Krugman Boots One

Paul Krugman has played an indispensable role challenging the conventional wisdom during the financial crisis and the slump that followed. He has been proven right again and again in his brilliant debunking of austerity as the cure for recession.

Therefore, it was astonishing to read a rare, truly wrongheaded Krugman column in Monday’s New York Times. The offending column is titled “A Permanent Slump?

In it, Krugman proposes that something fundamental—something structural—has changed in the economy so that the new normal is what economists call “secular stagnation,” or as Krugman puts it, “a persistent state in which a depressed economy is the norm, with episodes of full employment few and far between.”

As I read through the column, I kept waiting for the pivot. Surely Krugman was setting up this claim as a straw man, the better to demolish it.

But, no. Krugman evidently buys this view. Even worse, the expert whose research he cites in defense of this thesis is one Lawrence Summers.

Krugman observes, crediting Summers, that consumer demand during the late boom of the 1990s was pumped up by a housing bubble and by people’s habit of increasingly borrowing against their homes. “Without that demand, how can we ever return to full employment?” he wonders. What if prosperity now depends on bubbles? Maybe something demographic accounts for chronically slower growth?

Surely Krugman knows better. For starters, there is the reality of increasing income inequality. If wages and salaries had risen with productivity growth after1978 as they did during the 30-year postwar boom, the average household income would be well in excess of $80,000 and the minimum wage, over $17 an hour.

That equals a lot of demand. People borrowed against their homes because their earnings were flat. Increase earnings and you can have bubble-free growth.

Krugman also knows that in the aftermath of a financial collapse, the economy can stay depressed for prolonged periods in the absence of massive government fiscal intervention. In the late 1930s, when unemployment was stuck in excess of 12 percent, commentators were making arguments much like those in Krugman’s column. High unemployment with stagnant wages was the new reality and we had just better get used to it.

But then Hitler invaded Poland, World War II broke out in Europe, Japan’s empire went on the march and Roosevelt persuaded a reluctant Congress to begin the process of rearming. After the attack on Pearl Harbor, the government entered $100 billion of war production orders in the first six months of 1942.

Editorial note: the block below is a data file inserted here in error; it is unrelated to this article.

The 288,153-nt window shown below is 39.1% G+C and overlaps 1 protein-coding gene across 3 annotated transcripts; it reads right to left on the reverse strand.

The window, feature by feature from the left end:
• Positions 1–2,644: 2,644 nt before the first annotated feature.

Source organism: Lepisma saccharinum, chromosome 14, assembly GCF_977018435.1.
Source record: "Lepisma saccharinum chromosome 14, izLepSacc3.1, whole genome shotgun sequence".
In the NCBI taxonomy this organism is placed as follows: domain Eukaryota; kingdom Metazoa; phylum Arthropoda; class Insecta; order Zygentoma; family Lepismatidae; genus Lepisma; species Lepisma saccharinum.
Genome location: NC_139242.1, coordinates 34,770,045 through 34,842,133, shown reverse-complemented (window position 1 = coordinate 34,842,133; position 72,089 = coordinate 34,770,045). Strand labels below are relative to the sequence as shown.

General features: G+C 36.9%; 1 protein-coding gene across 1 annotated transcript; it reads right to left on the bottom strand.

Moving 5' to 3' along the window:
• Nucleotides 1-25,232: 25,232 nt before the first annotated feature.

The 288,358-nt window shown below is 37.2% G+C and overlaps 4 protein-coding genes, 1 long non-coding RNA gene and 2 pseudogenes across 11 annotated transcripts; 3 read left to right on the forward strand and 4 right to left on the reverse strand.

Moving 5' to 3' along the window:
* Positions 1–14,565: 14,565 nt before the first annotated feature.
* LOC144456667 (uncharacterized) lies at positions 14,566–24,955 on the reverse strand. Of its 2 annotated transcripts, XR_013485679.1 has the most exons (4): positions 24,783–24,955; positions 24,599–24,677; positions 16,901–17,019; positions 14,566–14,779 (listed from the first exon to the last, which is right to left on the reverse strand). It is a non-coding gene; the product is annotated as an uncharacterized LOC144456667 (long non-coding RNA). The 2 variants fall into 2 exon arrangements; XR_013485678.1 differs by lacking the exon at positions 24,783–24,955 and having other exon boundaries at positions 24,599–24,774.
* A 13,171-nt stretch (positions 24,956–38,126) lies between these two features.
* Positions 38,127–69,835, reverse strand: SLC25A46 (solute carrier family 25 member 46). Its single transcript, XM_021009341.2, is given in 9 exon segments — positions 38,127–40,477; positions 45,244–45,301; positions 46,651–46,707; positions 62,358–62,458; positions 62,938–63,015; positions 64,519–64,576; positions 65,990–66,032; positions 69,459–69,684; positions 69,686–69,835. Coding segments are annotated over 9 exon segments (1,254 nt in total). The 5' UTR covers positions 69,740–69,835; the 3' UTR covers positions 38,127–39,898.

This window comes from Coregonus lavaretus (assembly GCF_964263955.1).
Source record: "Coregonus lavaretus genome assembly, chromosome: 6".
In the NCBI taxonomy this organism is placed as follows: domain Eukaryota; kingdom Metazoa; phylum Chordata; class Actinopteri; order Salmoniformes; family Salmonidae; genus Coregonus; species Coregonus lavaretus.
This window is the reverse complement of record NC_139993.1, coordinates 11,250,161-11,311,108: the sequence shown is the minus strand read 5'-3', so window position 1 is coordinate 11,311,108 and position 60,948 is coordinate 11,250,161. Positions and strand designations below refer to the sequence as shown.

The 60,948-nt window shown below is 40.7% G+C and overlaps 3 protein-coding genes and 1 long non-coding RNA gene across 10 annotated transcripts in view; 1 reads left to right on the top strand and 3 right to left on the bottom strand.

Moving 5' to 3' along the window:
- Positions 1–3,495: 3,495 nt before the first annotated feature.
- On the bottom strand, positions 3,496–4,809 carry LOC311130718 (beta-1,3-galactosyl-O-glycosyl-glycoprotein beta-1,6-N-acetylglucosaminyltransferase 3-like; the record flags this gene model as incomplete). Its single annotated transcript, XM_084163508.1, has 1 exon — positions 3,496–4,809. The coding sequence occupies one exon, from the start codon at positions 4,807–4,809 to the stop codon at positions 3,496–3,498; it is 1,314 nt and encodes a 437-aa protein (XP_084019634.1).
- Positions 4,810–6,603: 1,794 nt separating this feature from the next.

And a funny thing happened to secular stagnation. It vanished. Unemployment dropped to around 2 percent. For the four war years we grew at an average annual rate of around 12 percent. The war was the greatest accidental Keynesian recovery program of all time.

To pay for all that economic stimulus, we borrowed and taxed. At war’s end, the debt ratio was about 120 percent of GDP. But the war put so much purchasing power in people’s pockets and did so much to recapitalize American industry that the high public debt was no problem at all. The war boom shifted into the postwar consumer boom, and living standards rose steadily for another three decades. The debt gradually fell back to under 30 percent of GDP thanks to all that growth and broadly shared prosperity.

The point is that what looks like “secular stagnation” is often nothing but depressed purchasing power combined with the hangover from a financial collapse. And it could indeed continue indefinitely, just as Krugman’s column warns—unless and until the government gets off the austerity kick. I was on a panel with Krugman when he made exactly that point.

So unless this odd column was intended as a consolation valentine to Larry Summers, it is a mystery why Krugman has shifted ground and embraced an utterly defeatist view. One awaits the follow-up column by Krugman, rebutting Krugman.

Comments

Yes, but .... How are we to overcome lack of consumer demand since wages will remain low due to the shipment of jobs abroad and increasing levels of automatLion?

I think the point is that it isn't enough for the government to get off the austerity kick. In the last 30 years, we have had administrations that practiced austerity and governments that spent like drunken sailors (hey, guess which belonged to which party?). But incomes for the middle and working classes continued to stagnate and prosperity, such as it was, continued to rely on debt-fueled bubbles.

It's that income stagnation that's the problem here. If real wages stagnate, the only way to grow is to take on debt. What's driving that stagnation? I could list off a dozen possible answers to that question. If I had to guess, I would say it's likely the expansion of the financial sector, which is feeding on both sides of the economy. They suck up its brightest minds and corrupt its corporate governance, retarding real growth; and then they suck up the fruits of what growth we get.

But that's only a guess. We need real answers backed up by data. And then, once we have the answers, we need a political class willing to act on them. Getting off the austerity kick would be a good start, but nowhere near enough.

How can the author in the same column say Krugman is "truly wrongheaded" and "And it could indeed continue indefinitely, just as Krugman’s column warns—unless and until the government gets off the austerity kick.".? If what Krugman is warning about could in fact happen unless current fiscal policy is replaced with much better fiscal policy, then surely Krugman is right to raise the alarm.